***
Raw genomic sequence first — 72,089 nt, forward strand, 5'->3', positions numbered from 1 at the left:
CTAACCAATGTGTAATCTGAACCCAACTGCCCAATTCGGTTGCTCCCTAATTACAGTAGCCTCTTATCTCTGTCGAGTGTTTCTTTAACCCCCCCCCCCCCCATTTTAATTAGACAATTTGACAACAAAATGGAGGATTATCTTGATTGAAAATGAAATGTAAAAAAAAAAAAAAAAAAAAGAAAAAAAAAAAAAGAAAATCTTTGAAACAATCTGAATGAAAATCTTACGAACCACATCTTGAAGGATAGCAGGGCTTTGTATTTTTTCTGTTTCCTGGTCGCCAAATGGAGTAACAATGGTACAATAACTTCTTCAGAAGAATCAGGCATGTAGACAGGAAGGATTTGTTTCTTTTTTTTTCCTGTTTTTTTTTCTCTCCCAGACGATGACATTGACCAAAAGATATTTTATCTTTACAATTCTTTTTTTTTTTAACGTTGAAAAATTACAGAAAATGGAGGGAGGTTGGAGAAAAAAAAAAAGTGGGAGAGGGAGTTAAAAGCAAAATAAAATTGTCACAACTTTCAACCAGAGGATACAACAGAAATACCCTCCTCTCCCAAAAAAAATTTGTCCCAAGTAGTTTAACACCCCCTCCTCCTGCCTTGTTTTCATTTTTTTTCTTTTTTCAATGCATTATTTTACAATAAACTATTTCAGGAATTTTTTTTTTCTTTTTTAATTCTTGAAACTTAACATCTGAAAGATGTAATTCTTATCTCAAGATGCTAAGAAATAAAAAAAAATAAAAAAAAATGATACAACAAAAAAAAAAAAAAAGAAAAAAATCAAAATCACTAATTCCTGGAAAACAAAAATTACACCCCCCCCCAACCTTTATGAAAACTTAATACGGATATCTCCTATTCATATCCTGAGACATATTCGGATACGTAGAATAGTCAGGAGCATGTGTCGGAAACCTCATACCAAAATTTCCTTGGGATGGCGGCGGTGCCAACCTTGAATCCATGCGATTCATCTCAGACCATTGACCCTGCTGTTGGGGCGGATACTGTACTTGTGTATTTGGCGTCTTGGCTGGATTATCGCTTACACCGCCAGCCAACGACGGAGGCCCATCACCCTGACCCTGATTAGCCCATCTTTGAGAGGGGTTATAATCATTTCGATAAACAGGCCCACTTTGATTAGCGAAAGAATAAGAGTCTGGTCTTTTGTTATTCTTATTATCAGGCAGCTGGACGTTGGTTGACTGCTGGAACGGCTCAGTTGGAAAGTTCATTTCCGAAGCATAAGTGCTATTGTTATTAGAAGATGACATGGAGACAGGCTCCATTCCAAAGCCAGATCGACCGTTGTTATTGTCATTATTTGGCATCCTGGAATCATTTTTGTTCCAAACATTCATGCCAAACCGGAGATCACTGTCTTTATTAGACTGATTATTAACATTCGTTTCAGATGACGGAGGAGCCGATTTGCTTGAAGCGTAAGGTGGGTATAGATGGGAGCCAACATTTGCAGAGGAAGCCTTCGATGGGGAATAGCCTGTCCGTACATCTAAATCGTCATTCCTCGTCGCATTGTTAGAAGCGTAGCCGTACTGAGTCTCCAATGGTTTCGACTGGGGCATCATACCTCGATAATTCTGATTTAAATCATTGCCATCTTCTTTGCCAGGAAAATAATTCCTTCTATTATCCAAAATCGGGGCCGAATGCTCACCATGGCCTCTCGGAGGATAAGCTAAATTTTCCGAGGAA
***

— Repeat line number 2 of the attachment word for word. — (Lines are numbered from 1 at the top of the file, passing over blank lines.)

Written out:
CTAACCAATGTGTAATCTGAACCCAACTGCCCAATTCGGTTGCTCCCTAATTACAGTAGCCTCTTATCTCTGTCGAGTGTTTCTTTAACCCCCCCCCCCCCCATTTTAATTAGACAATTTGACAACAAAATGGAGGATTATCTTGATTGAAAATGAAATGTAAAAAAAAAAAAAAAAAAAAGAAAAAAAAAAAAAGAAAATCTTTGAAACAATCTGAATGAAAATCTTACGAACCACATCTTGAAGGATAGCAGGGCTTTGTATTTTTTCTGTTTCCTGGTCGCCAAATGGAGTAACAATGGTACAATAACTTCTTCAGAAGAATCAGGCATGTAGACAGGAAGGATTTGTTTCTTTTTTTTTCCTGTTTTTTTTTCTCTCCCAGACGATGACATTGACCAAAAGATATTTTATCTTTACAATTCTTTTTTTTTTTAACGTTGAAAAATTACAGAAAATGGAGGGAGGTTGGAGAAAAAAAAAAAGTGGGAGAGGGAGTTAAAAGCAAAATAAAATTGTCACAACTTTCAACCAGAGGATACAACAGAAATACCCTCCTCTCCCAAAAAAAATTTGTCCCAAGTAGTTTAACACCCCCTCCTCCTGCCTTGTTTTCATTTTTTTTCTTTTTTCAATGCATTATTTTACAATAAACTATTTCAGGAATTTTTTTTTTCTTTTTTAATTCTTGAAACTTAACATCTGAAAGATGTAATTCTTATCTCAAGATGCTAAGAAATAAAAAAAAATAAAAAAAAATGATACAACAAAAAAAAAAAAAAAGAAAAAAATCAAAATCACTAATTCCTGGAAAACAAAAATTACACCCCCCCCCAACCTTTATGAAAACTTAATACGGATATCTCCTATTCATATCCTGAGACATATTCGGATACGTAGAATAGTCAGGAGCATGTGTCGGAAACCTCATACCAAAATTTCCTTGGGATGGCGGCGGTGCCAACCTTGAATCCATGCGATTCATCTCAGACCATTGACCCTGCTGTTGGGGCGGATACTGTACTTGTGTATTTGGCGTCTTGGCTGGATTATCGCTTACACCGCCAGCCAACGACGGAGGCCCATCACCCTGACCCTGATTAGCCCATCTTTGAGAGGGGTTATAATCATTTCGATAAACAGGCCCACTTTGATTAGCGAAAGAATAAGAGTCTGGTCTTTTGTTATTCTTATTATCAGGCAGCTGGACGTTGGTTGACTGCTGGAACGGCTCAGTTGGAAAGTTCATTTCCGAAGCATAAGTGCTATTGTTATTAGAAGATGACATGGAGACAGGCTCCATTCCAAAGCCAGATCGACCGTTGTTATTGTCATTATTTGGCATCCTGGAATCATTTTTGTTCCAAACATTCATGCCAAACCGGAGATCACTGTCTTTATTAGACTGATTATTAACATTCGTTTCAGATGACGGAGGAGCCGATTTGCTTGAAGCGTAAGGTGGGTATAGATGGGAGCCAACATTTGCAGAGGAAGCCTTCGATGGGGAATAGCCTGTCCGTACATCTAAATCGTCATTCCTCGTCGCATTGTTAGAAGCGTAGCCGTACTGAGTCTCCAATGGTTTCGACTGGGGCATCATACCTCGATAATTCTGATTTAAATCATTGCCATCTTCTTTGCCAGGAAAATAATTCCTTCTATTATCCAAAATCGGGGCCGAATGCTCACCATGGCCTCTCGGAGGATAAGCTAAATTTTCCGAGGAA